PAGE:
Neutral Zone Notebook: West Coast Recruiting At ASU, Feeling The Blues, D-Vo’s Development

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Welcome to the second edition of the “Neutral Zone Notebook”, where Sports360AZ’s Andrew Bell explores and dives into local hockey storylines in Arizona every week. 

We are almost a month into the NHL season and the Arizona Coyotes have a daunting road task ahead of them, while Arizona State just wrapped up two interesting exhibition games at Oceanside Arena. Let’s take a look at what’s going on around the valley on the ice.

Murchison and Romer’s Meeting With ASU, Keeping West Coast Kids Home

Ty Murchison and Matthew Romer of the U-18 United States National Development program stepped on the ice against their future teammates on Thursday and Friday at Oceanside Arena. 

Arizona State, an independent program that is playing an all-road schedule against Big Ten opponents in 2020-21 due to the pandemic, finally had its first home games the last couple nights when the Sun Devils hosted two exhibition matchups against the U-18 U.S. National Development program. 

The exhibition tune-ups will allow ASU to remain fresh in game action before it embarks on one final four-week road trip later this month. Another benefit of the two games is that the Sun Devil players and coaching staff will get an up and close, personal look at Murchison and Romer, who are two ASU commits playing for the U.S. program. 

Although head coach Greg Powers wasn’t behind the bench for the two games due to COVID-19 protocols, he was watching the game from home very closely. The U.S. National Development Program showcases some of the top American junior hockey players from around the country every year. 

“I think it speaks volumes to the recruiting efforts that we have and that our staff has put in place,” Powers said of his two commits on the U-18 team. “There was a day not very long ago where it was a pipe dream to look at the lineup card with the National Development Program and hope that one day we could have a pitchfork next to one of those kid’s names.”

Surely, it’s a unique experience for the two players to skate against players who they will be sharing a locker room with over the coming years. Both Murchison and Romer will arrive on campus for the 2021-22 season in Tempe.

Although Powers can’t comment publicly on Romer since he has not officially signed yet with ASU, he did make comments about Murchison’s game and his upbringing earlier this week. A Corona, California native, the 6-foot-2, left shot defenseman is one of a plethora of talented hockey players from the west coast.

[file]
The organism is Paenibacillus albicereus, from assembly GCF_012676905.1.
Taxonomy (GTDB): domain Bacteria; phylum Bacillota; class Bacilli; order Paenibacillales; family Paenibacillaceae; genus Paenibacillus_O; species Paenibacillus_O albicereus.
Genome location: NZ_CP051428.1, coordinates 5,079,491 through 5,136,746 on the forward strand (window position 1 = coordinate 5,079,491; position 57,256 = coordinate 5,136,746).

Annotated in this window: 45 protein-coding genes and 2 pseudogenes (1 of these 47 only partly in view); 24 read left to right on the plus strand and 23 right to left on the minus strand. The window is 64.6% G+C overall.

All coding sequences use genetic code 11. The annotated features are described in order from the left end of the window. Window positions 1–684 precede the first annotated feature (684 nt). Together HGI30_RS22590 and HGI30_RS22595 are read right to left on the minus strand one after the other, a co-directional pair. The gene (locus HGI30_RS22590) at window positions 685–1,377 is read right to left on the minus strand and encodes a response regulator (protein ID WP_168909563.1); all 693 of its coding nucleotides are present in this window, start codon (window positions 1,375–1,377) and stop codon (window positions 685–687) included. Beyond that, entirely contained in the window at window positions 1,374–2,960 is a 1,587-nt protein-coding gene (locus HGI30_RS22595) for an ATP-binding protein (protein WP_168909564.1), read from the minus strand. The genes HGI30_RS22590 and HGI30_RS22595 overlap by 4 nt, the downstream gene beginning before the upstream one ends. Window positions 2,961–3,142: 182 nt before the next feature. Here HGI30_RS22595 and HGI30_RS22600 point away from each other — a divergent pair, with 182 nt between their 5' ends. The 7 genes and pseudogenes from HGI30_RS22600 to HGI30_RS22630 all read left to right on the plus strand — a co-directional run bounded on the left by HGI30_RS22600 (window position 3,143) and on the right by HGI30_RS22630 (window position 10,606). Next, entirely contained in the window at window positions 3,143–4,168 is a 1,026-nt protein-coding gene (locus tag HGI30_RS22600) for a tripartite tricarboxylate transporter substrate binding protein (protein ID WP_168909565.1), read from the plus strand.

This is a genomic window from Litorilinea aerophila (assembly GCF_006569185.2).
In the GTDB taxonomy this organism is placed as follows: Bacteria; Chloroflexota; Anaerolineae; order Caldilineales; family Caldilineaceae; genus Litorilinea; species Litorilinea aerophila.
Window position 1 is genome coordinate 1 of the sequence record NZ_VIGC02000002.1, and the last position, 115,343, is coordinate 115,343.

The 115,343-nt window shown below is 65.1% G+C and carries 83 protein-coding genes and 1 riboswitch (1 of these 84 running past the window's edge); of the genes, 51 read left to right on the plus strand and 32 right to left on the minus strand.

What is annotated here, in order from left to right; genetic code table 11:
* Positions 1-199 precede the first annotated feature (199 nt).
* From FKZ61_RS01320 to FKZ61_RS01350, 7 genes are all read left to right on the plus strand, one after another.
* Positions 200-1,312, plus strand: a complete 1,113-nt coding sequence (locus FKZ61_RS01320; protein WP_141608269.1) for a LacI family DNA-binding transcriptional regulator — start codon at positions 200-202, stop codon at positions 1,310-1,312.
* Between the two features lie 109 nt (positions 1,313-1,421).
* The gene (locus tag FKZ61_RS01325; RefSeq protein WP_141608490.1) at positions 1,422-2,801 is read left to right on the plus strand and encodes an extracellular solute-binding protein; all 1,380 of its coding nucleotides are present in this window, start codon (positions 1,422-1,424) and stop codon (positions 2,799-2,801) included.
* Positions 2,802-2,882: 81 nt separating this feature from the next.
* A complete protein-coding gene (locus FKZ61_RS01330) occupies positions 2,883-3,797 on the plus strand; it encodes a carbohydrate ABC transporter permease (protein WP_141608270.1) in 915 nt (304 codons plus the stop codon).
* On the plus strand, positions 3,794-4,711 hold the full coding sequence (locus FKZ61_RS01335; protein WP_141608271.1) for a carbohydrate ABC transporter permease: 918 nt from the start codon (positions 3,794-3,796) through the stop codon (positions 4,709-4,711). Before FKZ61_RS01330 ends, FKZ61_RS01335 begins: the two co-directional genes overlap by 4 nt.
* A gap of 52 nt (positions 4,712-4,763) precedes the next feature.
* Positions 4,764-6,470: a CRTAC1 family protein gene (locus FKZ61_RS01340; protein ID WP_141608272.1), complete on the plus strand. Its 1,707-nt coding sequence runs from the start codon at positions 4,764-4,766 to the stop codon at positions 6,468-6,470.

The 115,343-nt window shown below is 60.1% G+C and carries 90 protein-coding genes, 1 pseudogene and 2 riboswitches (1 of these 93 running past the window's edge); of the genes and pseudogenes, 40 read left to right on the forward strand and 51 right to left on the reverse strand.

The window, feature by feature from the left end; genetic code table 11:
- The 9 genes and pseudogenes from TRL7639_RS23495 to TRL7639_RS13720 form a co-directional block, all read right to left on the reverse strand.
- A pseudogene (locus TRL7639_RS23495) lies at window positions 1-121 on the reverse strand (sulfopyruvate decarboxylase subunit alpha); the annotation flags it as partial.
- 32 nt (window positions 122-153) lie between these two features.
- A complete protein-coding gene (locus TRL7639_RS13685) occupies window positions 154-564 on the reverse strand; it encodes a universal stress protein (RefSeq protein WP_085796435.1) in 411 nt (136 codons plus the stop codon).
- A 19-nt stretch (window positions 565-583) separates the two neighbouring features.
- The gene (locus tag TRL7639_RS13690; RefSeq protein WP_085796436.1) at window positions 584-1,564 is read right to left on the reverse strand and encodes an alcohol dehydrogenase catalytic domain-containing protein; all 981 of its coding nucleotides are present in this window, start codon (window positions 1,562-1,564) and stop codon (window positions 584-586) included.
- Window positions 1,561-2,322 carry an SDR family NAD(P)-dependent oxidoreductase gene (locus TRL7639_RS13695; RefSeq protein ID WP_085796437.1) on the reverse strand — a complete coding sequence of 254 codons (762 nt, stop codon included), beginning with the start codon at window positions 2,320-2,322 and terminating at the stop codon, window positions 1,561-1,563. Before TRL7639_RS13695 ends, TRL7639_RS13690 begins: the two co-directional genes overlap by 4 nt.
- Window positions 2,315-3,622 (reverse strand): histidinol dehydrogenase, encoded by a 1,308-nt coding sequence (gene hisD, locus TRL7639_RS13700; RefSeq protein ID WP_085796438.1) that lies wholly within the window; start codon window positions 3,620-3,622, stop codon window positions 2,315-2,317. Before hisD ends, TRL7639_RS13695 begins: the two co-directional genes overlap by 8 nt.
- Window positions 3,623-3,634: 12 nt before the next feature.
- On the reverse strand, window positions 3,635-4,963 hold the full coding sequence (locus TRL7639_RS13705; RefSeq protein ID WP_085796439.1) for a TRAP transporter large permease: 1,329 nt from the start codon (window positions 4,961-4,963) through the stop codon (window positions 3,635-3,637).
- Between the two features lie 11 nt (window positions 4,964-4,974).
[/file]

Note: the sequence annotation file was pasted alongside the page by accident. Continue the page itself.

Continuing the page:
Just this year alone on the United States World Juniors roster that won a gold medal in Edmonton, there were four players from the Golden State on the roster. In this weekend’s games, the U-18 team also featured three players from the west, with three hailing from California.

Similar to trying to keep local players home in college football, Powers sees the potential of west coast hockey talent. The program hosting two games against Harvard last year in Irvine, CA are an indication of that.

Despite all players leaving elsewhere for junior hockey, the sales pitch of keeping hockey talent in the west and going back somewhere close to home is something to sell, specifically when Arizona State is such a new program.

“California has always been on our radar to make a huge priority,” Powers said. “…There’s so many good players coming out of that state and I think the more we continue to legitimize our program with a building and going into a conference, and all the good things we have going on, I would expect more west coast kids to stay home.

“Even local kids, anyone coming in still didn’t grow up dreaming about playing college hockey at Arizona State…They probably grew up dreaming about playing for a blue blood program that’s been around for a long time so we have to continue to do what we’re doing and create a sense of pride for west coast kids where they say, ‘You know what? That’s where I want to go. I want to be part of this. I grew up on the west coast and they are the only west coast team. That’s who I want to play for.’ I think we’re moving in that direction, but that’s not something that happens overnight.”

Dealing With The Blues

Playing an NHL season during a pandemic doesn’t get much more wacky than what the Arizona Coyotes are about to go through over the next week.